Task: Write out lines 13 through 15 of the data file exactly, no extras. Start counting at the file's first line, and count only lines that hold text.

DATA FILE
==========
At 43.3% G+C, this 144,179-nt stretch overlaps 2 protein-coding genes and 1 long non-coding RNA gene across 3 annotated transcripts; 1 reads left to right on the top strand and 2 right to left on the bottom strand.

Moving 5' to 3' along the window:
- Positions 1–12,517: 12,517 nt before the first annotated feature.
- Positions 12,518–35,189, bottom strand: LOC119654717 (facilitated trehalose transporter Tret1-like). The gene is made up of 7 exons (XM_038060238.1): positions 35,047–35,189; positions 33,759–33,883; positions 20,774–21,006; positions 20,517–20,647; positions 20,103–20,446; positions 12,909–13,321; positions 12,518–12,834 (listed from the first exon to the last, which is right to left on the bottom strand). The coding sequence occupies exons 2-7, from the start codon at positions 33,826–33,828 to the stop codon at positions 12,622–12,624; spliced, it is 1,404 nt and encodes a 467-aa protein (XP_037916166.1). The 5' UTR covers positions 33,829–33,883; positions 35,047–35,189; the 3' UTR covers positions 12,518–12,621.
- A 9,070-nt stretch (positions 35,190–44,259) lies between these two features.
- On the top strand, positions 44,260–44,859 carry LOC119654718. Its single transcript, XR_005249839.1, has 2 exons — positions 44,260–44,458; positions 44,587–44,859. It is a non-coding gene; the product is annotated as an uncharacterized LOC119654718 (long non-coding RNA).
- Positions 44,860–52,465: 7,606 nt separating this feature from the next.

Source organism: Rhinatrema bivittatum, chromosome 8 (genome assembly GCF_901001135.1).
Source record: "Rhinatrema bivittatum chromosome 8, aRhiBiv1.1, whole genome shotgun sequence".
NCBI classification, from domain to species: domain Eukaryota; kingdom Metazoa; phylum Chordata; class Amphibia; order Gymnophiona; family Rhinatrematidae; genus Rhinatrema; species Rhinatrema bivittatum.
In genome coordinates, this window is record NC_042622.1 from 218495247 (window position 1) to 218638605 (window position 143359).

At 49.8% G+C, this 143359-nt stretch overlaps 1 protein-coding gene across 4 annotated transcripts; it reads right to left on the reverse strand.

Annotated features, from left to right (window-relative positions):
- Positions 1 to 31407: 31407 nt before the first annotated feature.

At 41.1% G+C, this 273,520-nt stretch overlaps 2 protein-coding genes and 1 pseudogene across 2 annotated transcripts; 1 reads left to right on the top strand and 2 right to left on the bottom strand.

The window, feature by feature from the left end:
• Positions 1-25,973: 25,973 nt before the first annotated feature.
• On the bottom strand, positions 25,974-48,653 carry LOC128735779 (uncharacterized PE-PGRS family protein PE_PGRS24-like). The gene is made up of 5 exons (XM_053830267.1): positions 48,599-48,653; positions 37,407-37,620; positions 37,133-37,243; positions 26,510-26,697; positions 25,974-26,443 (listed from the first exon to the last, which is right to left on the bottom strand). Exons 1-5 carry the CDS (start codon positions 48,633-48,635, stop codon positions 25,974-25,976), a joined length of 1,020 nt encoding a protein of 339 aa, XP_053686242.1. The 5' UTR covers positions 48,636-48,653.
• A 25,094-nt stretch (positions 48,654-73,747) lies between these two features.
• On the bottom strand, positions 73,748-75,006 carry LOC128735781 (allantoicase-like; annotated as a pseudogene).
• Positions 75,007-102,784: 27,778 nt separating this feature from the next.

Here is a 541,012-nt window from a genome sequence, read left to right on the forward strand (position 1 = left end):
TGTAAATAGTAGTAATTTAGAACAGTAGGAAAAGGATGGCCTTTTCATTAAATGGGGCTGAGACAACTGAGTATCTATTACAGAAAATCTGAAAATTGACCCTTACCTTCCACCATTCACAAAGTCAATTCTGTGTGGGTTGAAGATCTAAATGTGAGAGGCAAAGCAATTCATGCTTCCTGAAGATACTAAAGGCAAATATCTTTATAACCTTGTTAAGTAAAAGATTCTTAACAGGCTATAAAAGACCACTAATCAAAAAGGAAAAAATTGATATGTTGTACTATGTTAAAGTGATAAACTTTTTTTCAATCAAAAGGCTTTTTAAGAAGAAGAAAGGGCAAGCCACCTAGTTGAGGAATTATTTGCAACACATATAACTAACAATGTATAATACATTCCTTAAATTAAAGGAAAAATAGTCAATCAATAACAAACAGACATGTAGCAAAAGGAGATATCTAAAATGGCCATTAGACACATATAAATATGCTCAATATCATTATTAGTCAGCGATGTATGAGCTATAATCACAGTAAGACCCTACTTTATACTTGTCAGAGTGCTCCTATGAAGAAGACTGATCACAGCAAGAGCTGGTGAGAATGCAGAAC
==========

Annotated features, from left to right (window-relative positions):
- Positions 1 to 31407: 31407 nt before the first annotated feature.

At 41.1% G+C, this 273,520-nt stretch overlaps 2 protein-coding genes and 1 pseudogene across 2 annotated transcripts; 1 reads left to right on the top strand and 2 right to left on the bottom strand.